“What of your shield?”
“Snorri, the prize of Banteteth is valueless. Just a bauble thieves steal from one another for bragging rights.”
“I know, but there is value in that! Imagine what price could be commanded for such a prize.”
As they shouted back and forth, the indignation of their hosts and those living between took voice. The old woman began swinging a wooden ladle at Manyara, driving her back up to the roof, but not before Manyara bellowed for Snorri to meet her atop.
On the roof, the last wan light of the day sat heavy and blue in the sky. Across Lep, Manyara could see the glowing squares of orange and smoke that marked the entrance on every roof. One by one, the guides lit their candles and began calling out the wares they had recently seen to attract potential buyers. Their flickering lights against the coming night reminded Manyara of fireflies and the singsong of the guide’s calls fell like lullabies onto Manyara’s ears. Here upon this roof, beneath the first of the night’s stars, the weariness of the journey ambushed her, and Manyara came to rest, sitting against the wall of a chamber stacked even higher yet.
She burst into a deep, throaty laugh when Snorri, naked but for his conical hat and a gold and emerald bracelet, hopped out of the hole in the roof.
“I was but a room above the little thieves when I reached the end of my inventory. This,” he indicated the bracelet, “was the best I could bargain for with what meager means I had.”
“You still wear an idiot’s cap.”
Snorri smiled and sat down beside Manyara. “Yes, I am not yet ready to part with that.”
“You will need more clothes to go with it.”
“They will not remain below forever. When they surface, we can wrest the prize from them and then I shall be able to afford many silks and other fineries to drape upon my body.”
“There is no prize, Snorri. It is a myth. Years ago, in a night of drunken boasting, I told some sailors I had stolen a grand trinket from some local thieves and that I would be willing to part with it for a swift ship out of port. They wished to know more about it, so I invented the tale and paid for my passage with stone wrapped in a thong that I called the prize of Banteteth.”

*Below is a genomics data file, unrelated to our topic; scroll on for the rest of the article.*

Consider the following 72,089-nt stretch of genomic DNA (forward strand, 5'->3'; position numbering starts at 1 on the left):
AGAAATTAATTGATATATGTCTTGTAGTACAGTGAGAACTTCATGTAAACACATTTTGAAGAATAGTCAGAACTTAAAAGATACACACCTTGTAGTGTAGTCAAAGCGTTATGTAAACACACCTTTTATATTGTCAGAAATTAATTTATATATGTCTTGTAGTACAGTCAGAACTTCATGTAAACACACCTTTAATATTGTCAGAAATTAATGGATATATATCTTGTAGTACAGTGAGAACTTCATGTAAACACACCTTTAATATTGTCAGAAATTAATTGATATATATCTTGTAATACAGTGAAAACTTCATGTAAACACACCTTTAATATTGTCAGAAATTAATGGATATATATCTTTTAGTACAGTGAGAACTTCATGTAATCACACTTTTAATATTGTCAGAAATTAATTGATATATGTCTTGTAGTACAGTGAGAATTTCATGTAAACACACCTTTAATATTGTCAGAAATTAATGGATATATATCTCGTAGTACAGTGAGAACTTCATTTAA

Snorri fell to laughing. “If you were not damned before, may you be damned now, Manyara. I have sought this lie of yours thrice before in my wanderings and never been so close to it as now.”
“Oh, were I to be held accountable for every guileless rogue.”
“So then, why not tell me out on the plains?”
“You were too eager. And I was curious if the prize was still the same leather and stone.”
“Well,” Snorri said, standing up, “it seems that I have traded away all my possessions for a bracelet and a myth. Perhaps I can trade these for a meal and some wine.”
He peered to the city’s edge. There the silhouettes of Master Selu Fyrmyor and his remaining bearers crept onto the rooftops.
“Or perhaps I can trade them for a great deal more. How about one last hunt this evening?”
Manyara stood and handed her shield to Snorri, who called over one of the candle-bearing guides. “In a moment, I shall run through those travelers there.” He handed his bracelet to the guide. “After I do, you will sing of the prize of Banteteth along with your other wares. When they ask for it, point to me, out there on the plain.”
The guide studied the bracelet and nodded.
Manyara slipped into the darkness to await Snorri and her prey in the moonlit grasses just beyond the crossroads of Lep.